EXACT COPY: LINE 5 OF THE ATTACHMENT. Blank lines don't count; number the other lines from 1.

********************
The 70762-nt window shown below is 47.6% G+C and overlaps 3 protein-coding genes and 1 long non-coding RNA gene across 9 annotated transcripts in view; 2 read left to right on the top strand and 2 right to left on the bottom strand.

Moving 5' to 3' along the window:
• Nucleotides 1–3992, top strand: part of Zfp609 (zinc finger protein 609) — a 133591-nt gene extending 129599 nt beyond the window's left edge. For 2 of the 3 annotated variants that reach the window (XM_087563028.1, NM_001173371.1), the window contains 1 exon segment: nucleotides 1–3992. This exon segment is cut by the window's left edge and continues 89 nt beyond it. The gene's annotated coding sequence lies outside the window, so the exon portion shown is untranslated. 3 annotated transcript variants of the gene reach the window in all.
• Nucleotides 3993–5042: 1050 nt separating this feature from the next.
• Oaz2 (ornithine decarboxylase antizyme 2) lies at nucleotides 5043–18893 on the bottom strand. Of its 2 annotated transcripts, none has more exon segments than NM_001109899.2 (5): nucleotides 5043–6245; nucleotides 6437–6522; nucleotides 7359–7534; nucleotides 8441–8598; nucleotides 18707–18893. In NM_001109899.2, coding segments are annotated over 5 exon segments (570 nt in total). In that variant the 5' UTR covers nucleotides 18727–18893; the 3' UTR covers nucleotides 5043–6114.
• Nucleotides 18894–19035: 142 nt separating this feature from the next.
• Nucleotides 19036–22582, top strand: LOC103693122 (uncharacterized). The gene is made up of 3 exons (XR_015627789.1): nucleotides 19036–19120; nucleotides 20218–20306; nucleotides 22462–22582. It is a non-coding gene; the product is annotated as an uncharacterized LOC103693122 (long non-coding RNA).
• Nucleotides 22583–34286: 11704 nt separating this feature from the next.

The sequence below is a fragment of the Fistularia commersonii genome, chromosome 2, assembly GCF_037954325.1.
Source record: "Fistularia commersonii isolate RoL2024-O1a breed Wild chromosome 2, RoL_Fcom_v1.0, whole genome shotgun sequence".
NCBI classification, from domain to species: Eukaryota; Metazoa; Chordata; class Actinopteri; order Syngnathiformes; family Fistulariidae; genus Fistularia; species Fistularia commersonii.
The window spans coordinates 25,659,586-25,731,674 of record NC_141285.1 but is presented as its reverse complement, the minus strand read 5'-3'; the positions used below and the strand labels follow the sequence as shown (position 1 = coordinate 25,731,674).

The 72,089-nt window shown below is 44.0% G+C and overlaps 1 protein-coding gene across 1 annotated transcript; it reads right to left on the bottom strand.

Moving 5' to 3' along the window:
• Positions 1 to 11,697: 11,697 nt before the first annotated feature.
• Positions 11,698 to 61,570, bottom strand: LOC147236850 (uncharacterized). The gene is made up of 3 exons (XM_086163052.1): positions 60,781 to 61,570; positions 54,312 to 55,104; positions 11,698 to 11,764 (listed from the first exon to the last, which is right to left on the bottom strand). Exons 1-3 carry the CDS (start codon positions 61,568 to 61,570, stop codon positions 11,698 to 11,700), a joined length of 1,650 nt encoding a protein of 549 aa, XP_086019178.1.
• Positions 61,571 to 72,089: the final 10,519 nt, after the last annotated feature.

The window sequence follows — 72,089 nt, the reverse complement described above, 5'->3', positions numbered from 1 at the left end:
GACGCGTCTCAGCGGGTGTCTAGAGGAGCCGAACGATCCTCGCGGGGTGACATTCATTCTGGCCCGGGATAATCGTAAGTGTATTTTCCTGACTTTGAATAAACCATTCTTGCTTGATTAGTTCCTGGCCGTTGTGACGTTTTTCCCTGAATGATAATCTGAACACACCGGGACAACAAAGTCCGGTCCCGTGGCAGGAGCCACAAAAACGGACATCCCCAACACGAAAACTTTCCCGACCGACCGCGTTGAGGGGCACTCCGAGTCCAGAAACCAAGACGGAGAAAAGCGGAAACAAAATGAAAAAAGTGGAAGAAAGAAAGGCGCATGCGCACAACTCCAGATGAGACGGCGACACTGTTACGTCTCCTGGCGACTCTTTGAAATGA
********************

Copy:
• Oaz2 (ornithine decarboxylase antizyme 2) lies at nucleotides 5043–18893 on the bottom strand. Of its 2 annotated transcripts, none has more exon segments than NM_001109899.2 (5): nucleotides 5043–6245; nucleotides 6437–6522; nucleotides 7359–7534; nucleotides 8441–8598; nucleotides 18707–18893. In NM_001109899.2, coding segments are annotated over 5 exon segments (570 nt in total). In that variant the 5' UTR covers nucleotides 18727–18893; the 3' UTR covers nucleotides 5043–6114.